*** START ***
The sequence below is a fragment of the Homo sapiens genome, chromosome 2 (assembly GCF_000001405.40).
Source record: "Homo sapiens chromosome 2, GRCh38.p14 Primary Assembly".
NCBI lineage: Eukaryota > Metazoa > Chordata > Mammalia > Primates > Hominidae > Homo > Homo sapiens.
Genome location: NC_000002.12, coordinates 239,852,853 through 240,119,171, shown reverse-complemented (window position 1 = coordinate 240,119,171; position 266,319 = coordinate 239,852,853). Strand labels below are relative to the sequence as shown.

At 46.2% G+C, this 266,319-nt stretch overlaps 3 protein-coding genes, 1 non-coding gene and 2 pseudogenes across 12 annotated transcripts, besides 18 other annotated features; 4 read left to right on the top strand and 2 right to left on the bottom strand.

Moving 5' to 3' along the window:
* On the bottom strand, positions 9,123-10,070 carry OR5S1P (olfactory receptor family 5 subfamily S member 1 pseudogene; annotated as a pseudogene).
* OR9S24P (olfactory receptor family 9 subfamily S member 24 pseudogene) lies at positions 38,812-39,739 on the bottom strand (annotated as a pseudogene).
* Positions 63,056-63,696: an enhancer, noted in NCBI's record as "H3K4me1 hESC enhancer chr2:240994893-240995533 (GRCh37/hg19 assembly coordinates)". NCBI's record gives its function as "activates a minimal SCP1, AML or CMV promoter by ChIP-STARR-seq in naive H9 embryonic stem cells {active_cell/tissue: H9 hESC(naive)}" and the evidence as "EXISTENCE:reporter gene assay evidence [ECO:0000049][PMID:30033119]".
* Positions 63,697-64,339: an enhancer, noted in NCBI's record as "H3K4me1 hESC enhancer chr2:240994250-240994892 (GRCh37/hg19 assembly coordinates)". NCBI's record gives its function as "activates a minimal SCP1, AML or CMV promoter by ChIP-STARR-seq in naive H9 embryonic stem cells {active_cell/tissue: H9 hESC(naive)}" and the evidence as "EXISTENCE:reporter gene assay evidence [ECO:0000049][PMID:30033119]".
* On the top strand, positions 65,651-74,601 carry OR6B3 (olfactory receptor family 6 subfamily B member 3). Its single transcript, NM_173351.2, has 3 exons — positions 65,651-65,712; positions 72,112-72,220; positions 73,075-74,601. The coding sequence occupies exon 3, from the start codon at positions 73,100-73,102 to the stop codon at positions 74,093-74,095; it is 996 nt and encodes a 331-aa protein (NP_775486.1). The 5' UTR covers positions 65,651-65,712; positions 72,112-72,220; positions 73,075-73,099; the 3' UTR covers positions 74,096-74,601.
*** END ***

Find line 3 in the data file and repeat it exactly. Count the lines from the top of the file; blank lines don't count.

NCBI lineage: Eukaryota > Metazoa > Chordata > Mammalia > Primates > Hominidae > Homo > Homo sapiens.